From the Side to the Front of Contemporary Folk Music
Mark Schatz '78 has been a sideman in the contemporary and bluegrass scene for years; now, it's his turn in the front of the genre.
Some musical instruments tend to put a performer out front, and some are more typically in a band’s back line. Mark Schatz ’78 is fluent in both types of musical roles, making him an in-demand folk and bluegrass sideman who also has a burgeoning solo career.
Schatz, who is 66, says he always had musical inclinations, and it was getting his hands on a cello in fourth grade that started him on the string-instrument path. “I was not an obsessive practicer,” he says, “but I always loved the music and being part of the music, and I had some skills.” In high school, he switched to playing electric bass in a band while also discovering the mandolin and clawhammer banjo. At Haverford, he majored in music theory and composition, playing in the orchestra and in a variety of campus bands.
The string bass is Schatz’s primary instrument now, and he’s a sought-after sideman for musicians including Bela Fleck, Tony Rice, Nickel Creek, and other prominent names in the contemporary folk and bluegrass scene.
Two major upheavals in the last few years, though, led Schatz to focus more on frontman work: In 2019, his wife, choreographer Eileen Carson Schatz, died of cancer, and in 2020, the COVID-19 pandemic brought his touring life to an abrupt stop. “Following Eileen’s passing, I thought I’d be well-served and have a more gratifying life if I could open up a little more, get out of the shell, engage in a more personal way,” he says. “It was a big motivation to do a solo show and engage with an audience one-on-one.”
Schatz put together a show that featured him primarily singing and playing banjo, along with guitar and bass, and performing some of the clogging that he’d done as musical director of his wife’s dance company, Footworks. “It was fun and challenging,” he says, but when the pandemic shut everything down, he shifted to a weekly show on Facebook Live called “Mark Schatz, Different Hats."
"Eileen got me started wearing hats as part of my onstage outfit, and they became a signature thing for me,” he says. “I used it as a theme for this sort of Sunday brunch show, with a different hat for every show.” But as it became apparent after a couple of months that the lockdown would be a long-term thing, the work of doing a new show every week became too much. He turned his attention to Grit & Polish, a duo with fiddler Bryan McDowell in which they both sing and add additional instruments (banjo, guitar, hambone, and jaw harp from Schatz; guitar, mandolin, and banjo from McDowell). “We’re equally in charge, but I’m out front due to my loquacious personality,” he says. They worked up songs and recorded them in Schatz’s basement, cutting 13 tracks for a 2021 album titled Grit & Polish; it brings together traditional folk and blues, plus a Bob Dylan tune, an Eastern European folk number, and other songs that feature the duo’s toe-tapping chemistry.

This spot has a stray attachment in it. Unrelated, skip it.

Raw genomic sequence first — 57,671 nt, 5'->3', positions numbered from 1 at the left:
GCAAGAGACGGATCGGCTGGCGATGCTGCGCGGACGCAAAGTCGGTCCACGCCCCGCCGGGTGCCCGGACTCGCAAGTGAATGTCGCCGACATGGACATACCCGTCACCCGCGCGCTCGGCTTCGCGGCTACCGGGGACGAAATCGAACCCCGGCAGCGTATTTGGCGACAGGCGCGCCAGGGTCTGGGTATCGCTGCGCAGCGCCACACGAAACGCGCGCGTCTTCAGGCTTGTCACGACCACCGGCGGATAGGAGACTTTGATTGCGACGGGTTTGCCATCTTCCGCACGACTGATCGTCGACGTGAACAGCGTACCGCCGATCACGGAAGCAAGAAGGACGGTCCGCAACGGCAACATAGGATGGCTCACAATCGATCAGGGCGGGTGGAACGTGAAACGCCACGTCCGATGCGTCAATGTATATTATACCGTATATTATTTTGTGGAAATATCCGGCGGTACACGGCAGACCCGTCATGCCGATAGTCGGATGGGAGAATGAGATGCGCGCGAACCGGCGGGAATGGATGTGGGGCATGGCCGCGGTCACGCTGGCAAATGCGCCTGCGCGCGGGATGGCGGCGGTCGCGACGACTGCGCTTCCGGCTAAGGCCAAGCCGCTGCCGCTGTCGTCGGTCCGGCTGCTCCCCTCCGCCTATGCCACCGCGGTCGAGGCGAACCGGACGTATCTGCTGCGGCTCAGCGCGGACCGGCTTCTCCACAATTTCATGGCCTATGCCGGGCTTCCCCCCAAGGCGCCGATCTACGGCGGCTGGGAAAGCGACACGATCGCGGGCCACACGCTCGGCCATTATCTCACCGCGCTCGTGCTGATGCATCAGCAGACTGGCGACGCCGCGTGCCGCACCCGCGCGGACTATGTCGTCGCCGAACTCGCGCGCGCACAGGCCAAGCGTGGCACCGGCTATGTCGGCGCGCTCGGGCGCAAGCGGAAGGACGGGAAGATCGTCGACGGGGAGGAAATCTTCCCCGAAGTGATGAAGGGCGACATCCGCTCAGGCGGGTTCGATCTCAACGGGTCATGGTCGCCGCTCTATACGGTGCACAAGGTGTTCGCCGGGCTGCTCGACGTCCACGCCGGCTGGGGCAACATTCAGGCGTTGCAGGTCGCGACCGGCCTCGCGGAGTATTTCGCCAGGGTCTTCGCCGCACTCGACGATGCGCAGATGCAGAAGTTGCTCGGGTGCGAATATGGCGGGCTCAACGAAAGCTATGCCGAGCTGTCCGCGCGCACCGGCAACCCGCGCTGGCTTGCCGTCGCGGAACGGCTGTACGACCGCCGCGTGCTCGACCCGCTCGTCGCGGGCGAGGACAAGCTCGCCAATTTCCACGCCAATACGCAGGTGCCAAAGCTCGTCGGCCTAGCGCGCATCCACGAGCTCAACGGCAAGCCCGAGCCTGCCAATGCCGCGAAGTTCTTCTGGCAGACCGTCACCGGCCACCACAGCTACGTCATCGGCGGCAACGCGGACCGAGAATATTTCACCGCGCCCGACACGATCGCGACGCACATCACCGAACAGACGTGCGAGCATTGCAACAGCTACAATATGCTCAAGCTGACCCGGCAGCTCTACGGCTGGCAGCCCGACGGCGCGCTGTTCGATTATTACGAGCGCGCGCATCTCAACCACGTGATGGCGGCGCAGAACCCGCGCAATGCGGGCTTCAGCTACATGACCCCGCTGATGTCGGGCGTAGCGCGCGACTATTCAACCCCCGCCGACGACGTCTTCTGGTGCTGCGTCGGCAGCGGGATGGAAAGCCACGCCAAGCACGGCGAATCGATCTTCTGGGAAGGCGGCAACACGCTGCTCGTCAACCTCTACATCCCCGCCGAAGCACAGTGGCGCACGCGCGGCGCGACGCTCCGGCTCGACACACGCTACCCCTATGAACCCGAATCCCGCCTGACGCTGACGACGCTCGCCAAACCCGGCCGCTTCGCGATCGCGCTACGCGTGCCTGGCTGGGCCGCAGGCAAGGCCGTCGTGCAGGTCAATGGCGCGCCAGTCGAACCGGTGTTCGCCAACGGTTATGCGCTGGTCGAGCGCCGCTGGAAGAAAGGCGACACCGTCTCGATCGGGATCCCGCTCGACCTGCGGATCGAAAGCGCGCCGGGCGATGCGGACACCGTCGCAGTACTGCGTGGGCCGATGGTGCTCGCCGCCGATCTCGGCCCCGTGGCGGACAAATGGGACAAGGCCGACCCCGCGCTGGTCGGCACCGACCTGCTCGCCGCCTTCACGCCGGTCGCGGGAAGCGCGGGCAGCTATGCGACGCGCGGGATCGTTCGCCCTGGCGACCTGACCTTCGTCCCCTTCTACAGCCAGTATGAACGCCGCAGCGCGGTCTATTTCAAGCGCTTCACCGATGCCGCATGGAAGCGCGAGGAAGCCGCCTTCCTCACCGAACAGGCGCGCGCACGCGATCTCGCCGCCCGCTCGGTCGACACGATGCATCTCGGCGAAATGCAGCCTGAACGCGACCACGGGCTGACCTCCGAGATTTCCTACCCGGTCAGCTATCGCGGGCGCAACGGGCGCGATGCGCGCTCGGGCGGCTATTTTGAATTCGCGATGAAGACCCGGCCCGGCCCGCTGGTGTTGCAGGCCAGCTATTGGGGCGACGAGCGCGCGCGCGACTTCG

Schatz relocated to Berkeley, Calif., at the beginning of 2022 to pursue a relationship with graphic designer and musician Lisa Berman. Currently, Schatz is back on the road again playing bass with Fleck’s band, getting ready to do more Grit & Polish shows with McDowell, and prepping for a 2023 tour with country-folk singer-songwriter Robbie Fulks.
Schatz notes that some of the Quaker philosophy he absorbed at Haverford informed an a cappella song—“Another Day”—that he wrote toward the end of the pandemic: "I sang the song for Bela and his wife, Abby, during a rehearsal period in May, and he liked it so much that we ended up closing all of the My Bluegrass Heart tour shows in 2021 with a moving a cappella arrangement of it. The chorus is a very Quaker scene: ‘We’ll all go down to the meeting house/And raise our voices in prayer/We’ll join our hands in fellowship/And spirit, it will find us there.’ It’s about the pandemic, about my grief, and the hope and redemption that comes from being with others.”